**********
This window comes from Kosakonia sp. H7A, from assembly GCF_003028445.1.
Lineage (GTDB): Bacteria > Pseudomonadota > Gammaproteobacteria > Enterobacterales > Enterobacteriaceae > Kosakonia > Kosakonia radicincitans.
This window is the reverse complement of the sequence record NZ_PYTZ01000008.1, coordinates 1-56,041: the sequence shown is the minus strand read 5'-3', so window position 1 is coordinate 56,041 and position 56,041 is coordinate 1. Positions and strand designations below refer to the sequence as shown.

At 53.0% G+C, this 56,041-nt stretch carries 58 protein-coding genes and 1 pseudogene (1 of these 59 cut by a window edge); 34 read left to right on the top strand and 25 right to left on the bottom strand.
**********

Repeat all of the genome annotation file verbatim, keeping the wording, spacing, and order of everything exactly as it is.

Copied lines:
This window comes from Kosakonia sp. H7A, from assembly GCF_003028445.1.
Lineage (GTDB): Bacteria > Pseudomonadota > Gammaproteobacteria > Enterobacterales > Enterobacteriaceae > Kosakonia > Kosakonia radicincitans.
This window is the reverse complement of the sequence record NZ_PYTZ01000008.1, coordinates 1-56,041: the sequence shown is the minus strand read 5'-3', so window position 1 is coordinate 56,041 and position 56,041 is coordinate 1. Positions and strand designations below refer to the sequence as shown.

At 53.0% G+C, this 56,041-nt stretch carries 58 protein-coding genes and 1 pseudogene (1 of these 59 cut by a window edge); 34 read left to right on the top strand and 25 right to left on the bottom strand.